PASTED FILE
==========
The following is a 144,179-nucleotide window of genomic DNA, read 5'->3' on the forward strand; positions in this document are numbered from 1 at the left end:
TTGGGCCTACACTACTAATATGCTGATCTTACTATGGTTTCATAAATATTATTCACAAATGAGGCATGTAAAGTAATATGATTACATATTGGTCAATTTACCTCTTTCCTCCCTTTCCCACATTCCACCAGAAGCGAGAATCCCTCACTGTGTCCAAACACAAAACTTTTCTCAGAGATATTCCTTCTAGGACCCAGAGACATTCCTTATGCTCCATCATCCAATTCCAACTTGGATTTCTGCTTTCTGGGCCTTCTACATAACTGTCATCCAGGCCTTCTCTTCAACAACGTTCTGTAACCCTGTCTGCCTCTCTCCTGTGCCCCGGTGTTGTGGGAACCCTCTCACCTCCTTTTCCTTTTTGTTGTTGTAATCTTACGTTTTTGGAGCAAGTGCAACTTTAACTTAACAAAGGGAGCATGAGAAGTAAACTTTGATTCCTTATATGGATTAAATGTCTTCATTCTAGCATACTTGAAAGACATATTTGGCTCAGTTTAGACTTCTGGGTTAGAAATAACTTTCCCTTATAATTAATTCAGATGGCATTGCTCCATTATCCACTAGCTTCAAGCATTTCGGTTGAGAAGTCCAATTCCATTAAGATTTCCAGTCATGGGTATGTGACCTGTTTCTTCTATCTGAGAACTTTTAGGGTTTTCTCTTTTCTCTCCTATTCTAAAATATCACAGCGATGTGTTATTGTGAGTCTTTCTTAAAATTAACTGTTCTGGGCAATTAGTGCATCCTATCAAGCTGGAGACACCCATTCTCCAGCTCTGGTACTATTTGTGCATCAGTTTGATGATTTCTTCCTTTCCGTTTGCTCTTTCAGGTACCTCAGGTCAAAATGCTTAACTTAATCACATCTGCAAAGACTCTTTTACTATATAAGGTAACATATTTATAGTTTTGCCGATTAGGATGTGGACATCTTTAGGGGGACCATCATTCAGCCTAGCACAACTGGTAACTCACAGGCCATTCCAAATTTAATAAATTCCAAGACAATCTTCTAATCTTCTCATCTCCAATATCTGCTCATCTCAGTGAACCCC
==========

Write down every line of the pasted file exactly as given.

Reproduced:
The following is a 144,179-nucleotide window of genomic DNA, read 5'->3' on the forward strand; positions in this document are numbered from 1 at the left end:
TTGGGCCTACACTACTAATATGCTGATCTTACTATGGTTTCATAAATATTATTCACAAATGAGGCATGTAAAGTAATATGATTACATATTGGTCAATTTACCTCTTTCCTCCCTTTCCCACATTCCACCAGAAGCGAGAATCCCTCACTGTGTCCAAACACAAAACTTTTCTCAGAGATATTCCTTCTAGGACCCAGAGACATTCCTTATGCTCCATCATCCAATTCCAACTTGGATTTCTGCTTTCTGGGCCTTCTACATAACTGTCATCCAGGCCTTCTCTTCAACAACGTTCTGTAACCCTGTCTGCCTCTCTCCTGTGCCCCGGTGTTGTGGGAACCCTCTCACCTCCTTTTCCTTTTTGTTGTTGTAATCTTACGTTTTTGGAGCAAGTGCAACTTTAACTTAACAAAGGGAGCATGAGAAGTAAACTTTGATTCCTTATATGGATTAAATGTCTTCATTCTAGCATACTTGAAAGACATATTTGGCTCAGTTTAGACTTCTGGGTTAGAAATAACTTTCCCTTATAATTAATTCAGATGGCATTGCTCCATTATCCACTAGCTTCAAGCATTTCGGTTGAGAAGTCCAATTCCATTAAGATTTCCAGTCATGGGTATGTGACCTGTTTCTTCTATCTGAGAACTTTTAGGGTTTTCTCTTTTCTCTCCTATTCTAAAATATCACAGCGATGTGTTATTGTGAGTCTTTCTTAAAATTAACTGTTCTGGGCAATTAGTGCATCCTATCAAGCTGGAGACACCCATTCTCCAGCTCTGGTACTATTTGTGCATCAGTTTGATGATTTCTTCCTTTCCGTTTGCTCTTTCAGGTACCTCAGGTCAAAATGCTTAACTTAATCACATCTGCAAAGACTCTTTTACTATATAAGGTAACATATTTATAGTTTTGCCGATTAGGATGTGGACATCTTTAGGGGGACCATCATTCAGCCTAGCACAACTGGTAACTCACAGGCCATTCCAAATTTAATAAATTCCAAGACAATCTTCTAATCTTCTCATCTCCAATATCTGCTCATCTCAGTGAACCCC